I like to think that everything I have created as a gift for someone will last forever, but the fact is that some items are more likely to be cherished and passed down than others. And sometimes it’s not what you expect at all.
For instance I made a massive multi-colored, multi-striped afghan for my niece when she was born, and my sister has it stashed away in a cedar chest. The quilted potholder that I made for her, maybe not so much. But it will definitely live a useful life.
I am not sure where an item crosses the line from useful to heirloom, but I know that it’s not a strict line. For instance, my mother embroidered dish towels for me years ago. They were simple and pretty, and very useful, but I could not bring myself to use them as dish towels. Into my cedar chest they went.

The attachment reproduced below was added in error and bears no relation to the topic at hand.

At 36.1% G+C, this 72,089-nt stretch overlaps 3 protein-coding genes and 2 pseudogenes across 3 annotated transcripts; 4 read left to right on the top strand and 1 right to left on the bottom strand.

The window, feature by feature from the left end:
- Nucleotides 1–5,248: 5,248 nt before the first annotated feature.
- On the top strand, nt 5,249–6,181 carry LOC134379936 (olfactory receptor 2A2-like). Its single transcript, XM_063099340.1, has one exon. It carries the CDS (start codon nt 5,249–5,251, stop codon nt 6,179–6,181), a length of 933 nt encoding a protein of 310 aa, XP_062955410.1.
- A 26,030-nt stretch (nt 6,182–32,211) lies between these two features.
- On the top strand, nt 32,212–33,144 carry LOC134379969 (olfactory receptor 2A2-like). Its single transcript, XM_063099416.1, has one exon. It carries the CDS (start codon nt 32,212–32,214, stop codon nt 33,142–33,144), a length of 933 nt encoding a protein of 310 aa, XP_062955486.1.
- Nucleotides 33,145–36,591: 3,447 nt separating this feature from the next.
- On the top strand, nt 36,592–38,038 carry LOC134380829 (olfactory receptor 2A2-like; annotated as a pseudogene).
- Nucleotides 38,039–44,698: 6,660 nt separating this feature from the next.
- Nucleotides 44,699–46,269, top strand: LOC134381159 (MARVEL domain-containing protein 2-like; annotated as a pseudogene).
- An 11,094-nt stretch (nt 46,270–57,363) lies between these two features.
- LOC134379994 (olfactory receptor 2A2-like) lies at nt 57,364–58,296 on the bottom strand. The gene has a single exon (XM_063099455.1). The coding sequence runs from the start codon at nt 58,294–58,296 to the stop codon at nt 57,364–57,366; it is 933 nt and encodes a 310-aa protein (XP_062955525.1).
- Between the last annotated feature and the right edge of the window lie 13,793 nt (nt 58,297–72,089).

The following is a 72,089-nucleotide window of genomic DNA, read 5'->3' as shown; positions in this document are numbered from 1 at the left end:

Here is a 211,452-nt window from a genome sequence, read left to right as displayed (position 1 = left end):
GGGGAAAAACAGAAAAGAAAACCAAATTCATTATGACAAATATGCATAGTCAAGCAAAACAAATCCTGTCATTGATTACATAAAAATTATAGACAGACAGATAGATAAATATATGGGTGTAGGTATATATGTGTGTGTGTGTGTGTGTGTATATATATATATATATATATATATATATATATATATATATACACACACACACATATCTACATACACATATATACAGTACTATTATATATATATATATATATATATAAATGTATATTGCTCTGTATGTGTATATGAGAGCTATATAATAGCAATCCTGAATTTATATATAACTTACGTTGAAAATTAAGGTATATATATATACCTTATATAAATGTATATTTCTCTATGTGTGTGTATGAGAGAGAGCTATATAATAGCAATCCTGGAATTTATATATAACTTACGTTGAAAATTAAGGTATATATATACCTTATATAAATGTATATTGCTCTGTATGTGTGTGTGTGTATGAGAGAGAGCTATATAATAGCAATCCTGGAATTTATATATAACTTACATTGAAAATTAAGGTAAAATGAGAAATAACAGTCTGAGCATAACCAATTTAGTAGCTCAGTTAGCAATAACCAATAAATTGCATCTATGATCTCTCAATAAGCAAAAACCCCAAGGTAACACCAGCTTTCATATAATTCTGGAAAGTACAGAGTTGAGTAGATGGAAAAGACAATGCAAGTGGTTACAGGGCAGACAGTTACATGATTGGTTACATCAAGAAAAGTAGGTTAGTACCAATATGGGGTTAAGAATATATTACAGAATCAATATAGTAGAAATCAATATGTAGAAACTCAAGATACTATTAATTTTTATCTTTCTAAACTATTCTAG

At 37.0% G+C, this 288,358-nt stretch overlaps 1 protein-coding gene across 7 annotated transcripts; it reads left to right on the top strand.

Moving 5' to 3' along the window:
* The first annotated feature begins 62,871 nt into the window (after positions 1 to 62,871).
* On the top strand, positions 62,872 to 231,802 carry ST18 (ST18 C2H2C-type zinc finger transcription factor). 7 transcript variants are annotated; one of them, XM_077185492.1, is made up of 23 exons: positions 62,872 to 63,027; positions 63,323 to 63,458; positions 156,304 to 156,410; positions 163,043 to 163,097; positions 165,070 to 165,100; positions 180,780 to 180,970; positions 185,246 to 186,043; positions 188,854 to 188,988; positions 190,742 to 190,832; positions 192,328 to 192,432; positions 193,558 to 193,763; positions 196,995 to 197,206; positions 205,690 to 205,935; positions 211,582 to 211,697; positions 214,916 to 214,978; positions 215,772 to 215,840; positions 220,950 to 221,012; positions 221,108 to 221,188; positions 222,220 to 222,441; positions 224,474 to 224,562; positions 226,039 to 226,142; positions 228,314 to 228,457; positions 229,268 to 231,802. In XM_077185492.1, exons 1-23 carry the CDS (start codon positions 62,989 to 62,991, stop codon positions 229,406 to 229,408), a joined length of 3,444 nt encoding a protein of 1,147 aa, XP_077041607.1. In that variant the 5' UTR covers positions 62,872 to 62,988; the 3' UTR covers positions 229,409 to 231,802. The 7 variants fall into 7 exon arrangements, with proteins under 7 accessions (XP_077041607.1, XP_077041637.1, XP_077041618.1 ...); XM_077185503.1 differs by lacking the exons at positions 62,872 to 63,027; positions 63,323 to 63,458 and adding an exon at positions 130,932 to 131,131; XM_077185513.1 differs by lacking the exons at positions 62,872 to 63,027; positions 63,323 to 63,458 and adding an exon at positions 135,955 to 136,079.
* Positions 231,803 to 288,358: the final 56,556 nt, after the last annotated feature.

There is no doubt that many heirloom items are a prodigious undertaking. However, it’s just as likely that many simple handsewn household items can take on a trousseau-like quality: a simple embroidered set of pillow cases; upcycled vintage tea towels embellished with needle and thread; or a sweetly stitched skirt. Anything with beading, embroidery, or handstitching is always a good bet!
Most of the items that we sew for gifts are meant to be used, rather than set aside, but there’s always that occasional unexpected heirloom item, like my mother’s dish towels, which will live to be enjoyed by generations after mine.
Do you have a gift you made that turned unexpectedly heirloom on you? I would love to know! Leave a comment below!